On June 11, I wrote about my initial introduction to the sex trade in Pakistan in Feb. of 2005.
A number of comments raised a concern about the risk I subject the victims to by exposing their faces in my photographs. Fellow photographer Jonathan Torgovnik whom is currently exhibiting at Fovea gallery encountered a similar internal battle we photographers face when documenting victims of abuse. Jonathan, like myself, discussed at length with the women, explaining the risks involved by partaking in the project. The women have given their consent, which only reflects their courage and hope to be heard as well as a deep wish for better future for their children. All names have been changed in attempt to further protect them.
Prior to entering that first brothel I had my visual expectation -- mostly based on images shot Mary Ellen Mark in India in the 70th. I had yet to see Zana Briski film Born in the Brothels since at the time the film had only a had limited theatrical release in the US. These bodies of works, among many others, have provided us with a deeper insight into prostitution and the suffering. But despite these efforts, against women and children continues, and is growing at a rapid rate.
It's true the issue of prostitution and violence against women or children is not exclusive to Pakistan, far from it. But prostitution in Pakistan remains deeply stigmatized even though the Internet and cell phones are only making it more accessible and known through the media in the past couple of years.
What takes me somewhat by surprise when entering the brothels is that none of the prostitutes are scantly dressed in tight revealing outfits. They wear the traditional shalwar kameez which cover most of the body except for ankles and arms. At night some of them dress in saris, exposing their midriffs at the most. There is no exposed deep cleavages or exposed legs in any of the 250+ brothels I have since entered in this area. I come to realize here a hint a bra strap or a suggestion of a cleavage is considered vulgar -- even among the prostitutes. The ladies I encounter are living according to Islam that calls for a woman to cover her chest among other things -- regardless if they work inside of a brothel. I also witness a common thread among many of the women as they visit Lubna's office -- a sense of pride carried in their posture and eyes which is also somewhat surprising. Living under these hard conditions, subjected to violence, rape, stigmatization and being shunned from society hardly promotes a high self-esteem. Over time I learn the pride stems from their belief and religion, which I find to be a beautiful aspect among these women. Unfortunately, unless the extremists gain complete power over the country, the modesty practiced among the prostitutes will change over time as the competition increases and clientele demand additional "value" for their money -- they want the women to appear more like the entertainers on the English speaking TV channels -- another influence of the West.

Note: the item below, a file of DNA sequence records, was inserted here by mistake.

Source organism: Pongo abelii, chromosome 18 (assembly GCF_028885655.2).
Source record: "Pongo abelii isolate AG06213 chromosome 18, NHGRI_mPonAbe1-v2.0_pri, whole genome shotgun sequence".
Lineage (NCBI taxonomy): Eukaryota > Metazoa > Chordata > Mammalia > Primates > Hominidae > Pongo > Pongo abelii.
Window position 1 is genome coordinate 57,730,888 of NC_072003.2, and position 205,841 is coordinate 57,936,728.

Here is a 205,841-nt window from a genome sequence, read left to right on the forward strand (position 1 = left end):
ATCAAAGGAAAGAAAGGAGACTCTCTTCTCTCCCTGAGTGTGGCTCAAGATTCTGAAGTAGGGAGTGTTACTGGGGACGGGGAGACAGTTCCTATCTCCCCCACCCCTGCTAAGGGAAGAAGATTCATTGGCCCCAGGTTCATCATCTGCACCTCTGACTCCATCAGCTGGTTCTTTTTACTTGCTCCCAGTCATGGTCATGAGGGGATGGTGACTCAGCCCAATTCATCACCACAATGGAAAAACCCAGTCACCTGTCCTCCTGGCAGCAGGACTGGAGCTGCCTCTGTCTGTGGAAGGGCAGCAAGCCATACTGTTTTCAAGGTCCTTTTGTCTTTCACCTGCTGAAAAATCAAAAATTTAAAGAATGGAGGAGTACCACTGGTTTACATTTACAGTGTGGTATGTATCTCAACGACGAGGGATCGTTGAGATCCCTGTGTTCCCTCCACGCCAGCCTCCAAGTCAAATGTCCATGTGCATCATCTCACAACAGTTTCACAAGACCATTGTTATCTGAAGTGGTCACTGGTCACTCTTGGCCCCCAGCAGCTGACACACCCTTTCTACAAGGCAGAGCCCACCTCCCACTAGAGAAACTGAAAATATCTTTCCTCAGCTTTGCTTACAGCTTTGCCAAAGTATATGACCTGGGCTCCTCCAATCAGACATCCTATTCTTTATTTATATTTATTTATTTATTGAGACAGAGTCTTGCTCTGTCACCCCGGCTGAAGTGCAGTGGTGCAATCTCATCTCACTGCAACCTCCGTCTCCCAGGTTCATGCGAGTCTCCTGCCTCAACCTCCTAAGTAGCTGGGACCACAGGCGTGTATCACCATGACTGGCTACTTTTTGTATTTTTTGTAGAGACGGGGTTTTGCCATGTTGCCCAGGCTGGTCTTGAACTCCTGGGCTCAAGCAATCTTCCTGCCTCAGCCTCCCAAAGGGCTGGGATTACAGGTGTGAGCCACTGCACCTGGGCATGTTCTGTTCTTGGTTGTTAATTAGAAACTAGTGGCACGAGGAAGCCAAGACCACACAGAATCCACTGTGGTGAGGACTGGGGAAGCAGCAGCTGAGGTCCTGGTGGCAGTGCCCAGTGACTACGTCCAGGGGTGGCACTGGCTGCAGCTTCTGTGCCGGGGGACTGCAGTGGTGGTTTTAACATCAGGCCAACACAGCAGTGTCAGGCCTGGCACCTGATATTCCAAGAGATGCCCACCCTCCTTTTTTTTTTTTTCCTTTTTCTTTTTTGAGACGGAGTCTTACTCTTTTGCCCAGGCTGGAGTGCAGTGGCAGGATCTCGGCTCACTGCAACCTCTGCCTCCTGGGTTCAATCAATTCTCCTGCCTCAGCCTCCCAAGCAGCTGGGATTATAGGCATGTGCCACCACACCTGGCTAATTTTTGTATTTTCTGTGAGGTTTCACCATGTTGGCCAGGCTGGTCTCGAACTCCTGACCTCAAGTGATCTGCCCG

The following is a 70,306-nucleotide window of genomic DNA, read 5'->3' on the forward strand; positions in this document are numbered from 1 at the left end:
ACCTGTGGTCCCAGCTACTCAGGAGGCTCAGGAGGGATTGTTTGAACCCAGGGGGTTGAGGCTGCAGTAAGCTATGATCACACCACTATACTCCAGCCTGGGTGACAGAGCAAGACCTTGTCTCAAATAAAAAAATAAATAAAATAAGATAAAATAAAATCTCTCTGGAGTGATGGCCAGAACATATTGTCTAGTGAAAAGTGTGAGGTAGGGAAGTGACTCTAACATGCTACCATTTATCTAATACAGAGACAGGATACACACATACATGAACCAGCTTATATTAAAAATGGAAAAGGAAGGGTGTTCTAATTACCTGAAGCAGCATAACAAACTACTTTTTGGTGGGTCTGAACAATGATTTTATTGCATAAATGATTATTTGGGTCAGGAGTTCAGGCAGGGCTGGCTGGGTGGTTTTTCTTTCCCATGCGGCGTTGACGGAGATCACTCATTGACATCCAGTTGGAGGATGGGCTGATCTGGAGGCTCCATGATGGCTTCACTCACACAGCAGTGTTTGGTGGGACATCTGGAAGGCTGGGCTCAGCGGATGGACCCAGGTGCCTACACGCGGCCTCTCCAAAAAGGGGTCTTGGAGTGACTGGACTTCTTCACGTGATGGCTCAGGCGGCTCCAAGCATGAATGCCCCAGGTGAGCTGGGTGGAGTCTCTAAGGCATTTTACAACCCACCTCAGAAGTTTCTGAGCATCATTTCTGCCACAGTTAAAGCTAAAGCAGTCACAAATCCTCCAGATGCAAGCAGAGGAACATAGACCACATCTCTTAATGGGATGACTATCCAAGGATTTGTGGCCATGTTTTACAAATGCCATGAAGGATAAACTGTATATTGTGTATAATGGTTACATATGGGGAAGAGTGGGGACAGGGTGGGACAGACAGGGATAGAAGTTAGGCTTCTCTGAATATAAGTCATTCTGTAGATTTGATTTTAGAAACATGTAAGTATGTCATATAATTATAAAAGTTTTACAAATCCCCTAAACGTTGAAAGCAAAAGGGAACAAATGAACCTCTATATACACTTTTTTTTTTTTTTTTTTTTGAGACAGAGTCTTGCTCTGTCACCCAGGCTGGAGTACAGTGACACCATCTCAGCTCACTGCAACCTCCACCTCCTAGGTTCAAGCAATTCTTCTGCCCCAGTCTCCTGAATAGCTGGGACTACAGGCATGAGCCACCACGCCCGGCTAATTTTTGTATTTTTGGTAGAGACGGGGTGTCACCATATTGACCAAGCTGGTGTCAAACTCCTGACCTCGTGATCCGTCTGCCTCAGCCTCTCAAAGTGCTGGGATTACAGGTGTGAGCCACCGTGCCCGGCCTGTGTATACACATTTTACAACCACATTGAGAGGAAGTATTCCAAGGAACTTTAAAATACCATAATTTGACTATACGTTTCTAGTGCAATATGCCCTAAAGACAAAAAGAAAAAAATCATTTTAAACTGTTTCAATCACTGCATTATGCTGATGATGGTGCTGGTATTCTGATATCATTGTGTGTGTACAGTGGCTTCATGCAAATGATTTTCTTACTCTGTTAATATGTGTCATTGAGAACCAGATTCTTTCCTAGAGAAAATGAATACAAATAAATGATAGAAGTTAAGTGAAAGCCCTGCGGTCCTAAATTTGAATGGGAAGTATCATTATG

Roaming the streets while their mothers earn their meager income, the children are easy targets to abuse, drugs and crime. Cheap glue is available through the local shoe factory, an easy high for many of the kids. Looking into their glassy distant eyes I witness myself at age 12 doing the same back in Sweden.
Some of the kids are runaways, or disposed by parents who are too poor care for them. Sleeping in dirty rat infested alleys, selling sexual favors to survive. None were ever taught how to defend themselves from greedy predators bribing them with sweets or a few rupees to spend some time on the lap of a stranger or a familiar neighbor. Since April 2005, the children if permitted by their parents, can enroll in one of the two little schools run by Sheed Society. The schools, beyond providing much needed education and regularity in the children's lives, act as well as a refugee for the students where they are free to be just kids -- away from their homes -- the brothels where clients come and go, at times beating the mothers senseless.
I become more aware of the abuse the kids suffer through an art project by children. The assignment is to express what makes one happy or sad. Some of the drawings came back with illustrations of the abuse they are exposed to: a little boy being beaten by his older brother with a stick wrapped in barbwire. A young girl illustrating her fears fetching milk from the store since the shop owner touches her in places that make her cry. Clearly this abuse is not a reflection on Islam or Muslims, assuming so is ignorant. Abuse happens everywhere in the world no matter of economics, cultures or religion. I don't blame the parents -- they are often victims themselves and merely doing their best to provide for their children.
In my next post the women will share in their own words their experiences.